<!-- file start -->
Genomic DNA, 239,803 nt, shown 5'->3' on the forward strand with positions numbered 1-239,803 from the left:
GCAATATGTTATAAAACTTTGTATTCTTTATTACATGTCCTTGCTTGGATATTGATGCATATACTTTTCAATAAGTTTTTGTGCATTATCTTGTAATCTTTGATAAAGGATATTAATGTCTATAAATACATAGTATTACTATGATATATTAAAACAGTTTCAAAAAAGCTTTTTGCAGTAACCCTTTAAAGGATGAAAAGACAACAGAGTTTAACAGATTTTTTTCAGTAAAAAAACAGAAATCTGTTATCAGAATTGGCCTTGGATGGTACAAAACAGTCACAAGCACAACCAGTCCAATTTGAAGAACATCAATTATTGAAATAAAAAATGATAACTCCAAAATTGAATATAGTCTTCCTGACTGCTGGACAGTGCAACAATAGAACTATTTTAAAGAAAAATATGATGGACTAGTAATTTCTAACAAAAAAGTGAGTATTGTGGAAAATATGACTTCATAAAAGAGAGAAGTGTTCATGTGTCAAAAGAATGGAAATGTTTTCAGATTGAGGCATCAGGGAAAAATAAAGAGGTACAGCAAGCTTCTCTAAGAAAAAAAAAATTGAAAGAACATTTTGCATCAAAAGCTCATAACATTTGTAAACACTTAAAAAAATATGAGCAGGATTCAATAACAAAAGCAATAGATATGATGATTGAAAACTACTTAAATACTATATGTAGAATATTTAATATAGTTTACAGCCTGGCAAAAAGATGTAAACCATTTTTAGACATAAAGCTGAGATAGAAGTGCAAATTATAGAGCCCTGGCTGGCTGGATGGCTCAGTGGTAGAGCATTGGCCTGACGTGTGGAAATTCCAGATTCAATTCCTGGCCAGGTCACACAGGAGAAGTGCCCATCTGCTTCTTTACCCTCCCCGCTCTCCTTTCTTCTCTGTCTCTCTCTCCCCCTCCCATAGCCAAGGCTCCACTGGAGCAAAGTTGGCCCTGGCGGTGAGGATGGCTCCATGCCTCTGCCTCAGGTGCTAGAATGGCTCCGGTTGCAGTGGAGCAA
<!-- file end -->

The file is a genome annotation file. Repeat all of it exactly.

Genomic DNA, 239,803 nt, shown 5'->3' on the forward strand with positions numbered 1-239,803 from the left:
GCAATATGTTATAAAACTTTGTATTCTTTATTACATGTCCTTGCTTGGATATTGATGCATATACTTTTCAATAAGTTTTTGTGCATTATCTTGTAATCTTTGATAAAGGATATTAATGTCTATAAATACATAGTATTACTATGATATATTAAAACAGTTTCAAAAAAGCTTTTTGCAGTAACCCTTTAAAGGATGAAAAGACAACAGAGTTTAACAGATTTTTTTCAGTAAAAAAACAGAAATCTGTTATCAGAATTGGCCTTGGATGGTACAAAACAGTCACAAGCACAACCAGTCCAATTTGAAGAACATCAATTATTGAAATAAAAAATGATAACTCCAAAATTGAATATAGTCTTCCTGACTGCTGGACAGTGCAACAATAGAACTATTTTAAAGAAAAATATGATGGACTAGTAATTTCTAACAAAAAAGTGAGTATTGTGGAAAATATGACTTCATAAAAGAGAGAAGTGTTCATGTGTCAAAAGAATGGAAATGTTTTCAGATTGAGGCATCAGGGAAAAATAAAGAGGTACAGCAAGCTTCTCTAAGAAAAAAAAAATTGAAAGAACATTTTGCATCAAAAGCTCATAACATTTGTAAACACTTAAAAAAATATGAGCAGGATTCAATAACAAAAGCAATAGATATGATGATTGAAAACTACTTAAATACTATATGTAGAATATTTAATATAGTTTACAGCCTGGCAAAAAGATGTAAACCATTTTTAGACATAAAGCTGAGATAGAAGTGCAAATTATAGAGCCCTGGCTGGCTGGATGGCTCAGTGGTAGAGCATTGGCCTGACGTGTGGAAATTCCAGATTCAATTCCTGGCCAGGTCACACAGGAGAAGTGCCCATCTGCTTCTTTACCCTCCCCGCTCTCCTTTCTTCTCTGTCTCTCTCTCCCCCTCCCATAGCCAAGGCTCCACTGGAGCAAAGTTGGCCCTGGCGGTGAGGATGGCTCCATGCCTCTGCCTCAGGTGCTAGAATGGCTCCGGTTGCAGTGGAGCAA